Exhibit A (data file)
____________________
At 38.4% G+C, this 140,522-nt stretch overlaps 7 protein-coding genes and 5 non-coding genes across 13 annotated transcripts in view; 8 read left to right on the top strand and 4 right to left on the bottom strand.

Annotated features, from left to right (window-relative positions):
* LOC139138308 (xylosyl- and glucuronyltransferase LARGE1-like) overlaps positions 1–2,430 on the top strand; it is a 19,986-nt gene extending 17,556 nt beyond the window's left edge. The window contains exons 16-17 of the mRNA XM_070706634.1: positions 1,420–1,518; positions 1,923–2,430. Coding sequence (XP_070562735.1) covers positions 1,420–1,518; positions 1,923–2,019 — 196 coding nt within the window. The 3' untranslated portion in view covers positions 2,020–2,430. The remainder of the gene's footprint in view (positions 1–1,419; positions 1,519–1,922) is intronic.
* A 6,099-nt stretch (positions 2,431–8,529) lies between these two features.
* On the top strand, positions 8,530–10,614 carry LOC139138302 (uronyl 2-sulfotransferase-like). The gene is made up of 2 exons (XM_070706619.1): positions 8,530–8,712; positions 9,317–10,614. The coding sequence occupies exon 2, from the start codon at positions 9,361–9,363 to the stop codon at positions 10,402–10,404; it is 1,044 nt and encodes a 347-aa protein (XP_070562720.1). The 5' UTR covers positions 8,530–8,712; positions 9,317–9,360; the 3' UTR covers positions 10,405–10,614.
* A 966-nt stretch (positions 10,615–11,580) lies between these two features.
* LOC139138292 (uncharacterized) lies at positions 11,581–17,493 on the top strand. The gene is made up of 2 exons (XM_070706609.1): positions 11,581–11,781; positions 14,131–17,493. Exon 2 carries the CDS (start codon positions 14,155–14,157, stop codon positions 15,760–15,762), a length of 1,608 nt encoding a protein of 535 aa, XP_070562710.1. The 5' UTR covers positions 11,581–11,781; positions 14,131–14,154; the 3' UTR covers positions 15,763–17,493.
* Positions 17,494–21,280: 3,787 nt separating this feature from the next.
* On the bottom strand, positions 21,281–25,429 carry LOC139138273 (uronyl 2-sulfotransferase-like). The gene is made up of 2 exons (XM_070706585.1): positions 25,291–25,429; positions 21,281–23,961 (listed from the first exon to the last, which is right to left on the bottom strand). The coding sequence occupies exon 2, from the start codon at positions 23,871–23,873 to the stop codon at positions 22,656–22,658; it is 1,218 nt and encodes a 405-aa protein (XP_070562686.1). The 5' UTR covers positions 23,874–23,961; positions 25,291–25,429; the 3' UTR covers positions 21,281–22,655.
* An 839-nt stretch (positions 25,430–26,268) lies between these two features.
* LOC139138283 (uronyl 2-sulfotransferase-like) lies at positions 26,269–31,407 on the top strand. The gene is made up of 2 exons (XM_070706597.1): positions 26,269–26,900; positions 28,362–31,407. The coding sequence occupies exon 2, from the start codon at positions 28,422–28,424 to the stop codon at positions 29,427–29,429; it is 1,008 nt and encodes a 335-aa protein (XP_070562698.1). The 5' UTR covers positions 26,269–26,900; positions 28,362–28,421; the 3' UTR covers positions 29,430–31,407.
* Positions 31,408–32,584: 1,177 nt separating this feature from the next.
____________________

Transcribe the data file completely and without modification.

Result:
At 38.4% G+C, this 140,522-nt stretch overlaps 7 protein-coding genes and 5 non-coding genes across 13 annotated transcripts in view; 8 read left to right on the top strand and 4 right to left on the bottom strand.

Annotated features, from left to right (window-relative positions):
* LOC139138308 (xylosyl- and glucuronyltransferase LARGE1-like) overlaps positions 1–2,430 on the top strand; it is a 19,986-nt gene extending 17,556 nt beyond the window's left edge. The window contains exons 16-17 of the mRNA XM_070706634.1: positions 1,420–1,518; positions 1,923–2,430. Coding sequence (XP_070562735.1) covers positions 1,420–1,518; positions 1,923–2,019 — 196 coding nt within the window. The 3' untranslated portion in view covers positions 2,020–2,430. The remainder of the gene's footprint in view (positions 1–1,419; positions 1,519–1,922) is intronic.
* A 6,099-nt stretch (positions 2,431–8,529) lies between these two features.
* On the top strand, positions 8,530–10,614 carry LOC139138302 (uronyl 2-sulfotransferase-like). The gene is made up of 2 exons (XM_070706619.1): positions 8,530–8,712; positions 9,317–10,614. The coding sequence occupies exon 2, from the start codon at positions 9,361–9,363 to the stop codon at positions 10,402–10,404; it is 1,044 nt and encodes a 347-aa protein (XP_070562720.1). The 5' UTR covers positions 8,530–8,712; positions 9,317–9,360; the 3' UTR covers positions 10,405–10,614.
* A 966-nt stretch (positions 10,615–11,580) lies between these two features.
* LOC139138292 (uncharacterized) lies at positions 11,581–17,493 on the top strand. The gene is made up of 2 exons (XM_070706609.1): positions 11,581–11,781; positions 14,131–17,493. Exon 2 carries the CDS (start codon positions 14,155–14,157, stop codon positions 15,760–15,762), a length of 1,608 nt encoding a protein of 535 aa, XP_070562710.1. The 5' UTR covers positions 11,581–11,781; positions 14,131–14,154; the 3' UTR covers positions 15,763–17,493.
* Positions 17,494–21,280: 3,787 nt separating this feature from the next.
* On the bottom strand, positions 21,281–25,429 carry LOC139138273 (uronyl 2-sulfotransferase-like). The gene is made up of 2 exons (XM_070706585.1): positions 25,291–25,429; positions 21,281–23,961 (listed from the first exon to the last, which is right to left on the bottom strand). The coding sequence occupies exon 2, from the start codon at positions 23,871–23,873 to the stop codon at positions 22,656–22,658; it is 1,218 nt and encodes a 405-aa protein (XP_070562686.1). The 5' UTR covers positions 23,874–23,961; positions 25,291–25,429; the 3' UTR covers positions 21,281–22,655.
* An 839-nt stretch (positions 25,430–26,268) lies between these two features.
* LOC139138283 (uronyl 2-sulfotransferase-like) lies at positions 26,269–31,407 on the top strand. The gene is made up of 2 exons (XM_070706597.1): positions 26,269–26,900; positions 28,362–31,407. The coding sequence occupies exon 2, from the start codon at positions 28,422–28,424 to the stop codon at positions 29,427–29,429; it is 1,008 nt and encodes a 335-aa protein (XP_070562698.1). The 5' UTR covers positions 26,269–26,900; positions 28,362–28,421; the 3' UTR covers positions 29,430–31,407.
* Positions 31,408–32,584: 1,177 nt separating this feature from the next.